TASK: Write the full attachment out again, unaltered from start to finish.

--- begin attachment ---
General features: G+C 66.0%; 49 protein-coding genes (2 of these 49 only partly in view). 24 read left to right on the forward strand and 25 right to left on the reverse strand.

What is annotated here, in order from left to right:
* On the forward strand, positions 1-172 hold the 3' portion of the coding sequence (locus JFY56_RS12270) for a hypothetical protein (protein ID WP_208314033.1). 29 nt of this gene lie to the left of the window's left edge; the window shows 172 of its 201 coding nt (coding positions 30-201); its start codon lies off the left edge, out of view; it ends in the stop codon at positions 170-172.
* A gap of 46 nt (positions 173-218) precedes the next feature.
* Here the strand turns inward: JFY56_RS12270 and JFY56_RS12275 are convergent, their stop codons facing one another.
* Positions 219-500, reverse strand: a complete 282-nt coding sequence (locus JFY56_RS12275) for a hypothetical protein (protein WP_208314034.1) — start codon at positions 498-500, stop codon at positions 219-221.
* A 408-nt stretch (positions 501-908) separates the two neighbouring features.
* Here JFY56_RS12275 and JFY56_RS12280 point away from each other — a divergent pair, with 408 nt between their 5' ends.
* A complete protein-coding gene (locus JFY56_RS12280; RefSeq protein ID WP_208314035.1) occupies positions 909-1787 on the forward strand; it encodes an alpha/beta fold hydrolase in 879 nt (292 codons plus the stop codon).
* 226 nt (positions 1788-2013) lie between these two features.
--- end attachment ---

General features: G+C 66.0%; 49 protein-coding genes (2 of these 49 only partly in view). 24 read left to right on the forward strand and 25 right to left on the reverse strand.

What is annotated here, in order from left to right:
* On the forward strand, positions 1-172 hold the 3' portion of the coding sequence (locus JFY56_RS12270) for a hypothetical protein (protein ID WP_208314033.1). 29 nt of this gene lie to the left of the window's left edge; the window shows 172 of its 201 coding nt (coding positions 30-201); its start codon lies off the left edge, out of view; it ends in the stop codon at positions 170-172.
* A gap of 46 nt (positions 173-218) precedes the next feature.
* Here the strand turns inward: JFY56_RS12270 and JFY56_RS12275 are convergent, their stop codons facing one another.
* Positions 219-500, reverse strand: a complete 282-nt coding sequence (locus JFY56_RS12275) for a hypothetical protein (protein WP_208314034.1) — start codon at positions 498-500, stop codon at positions 219-221.
* A 408-nt stretch (positions 501-908) separates the two neighbouring features.
* Here JFY56_RS12275 and JFY56_RS12280 point away from each other — a divergent pair, with 408 nt between their 5' ends.
* A complete protein-coding gene (locus JFY56_RS12280; RefSeq protein ID WP_208314035.1) occupies positions 909-1787 on the forward strand; it encodes an alpha/beta fold hydrolase in 879 nt (292 codons plus the stop codon).
* 226 nt (positions 1788-2013) lie between these two features.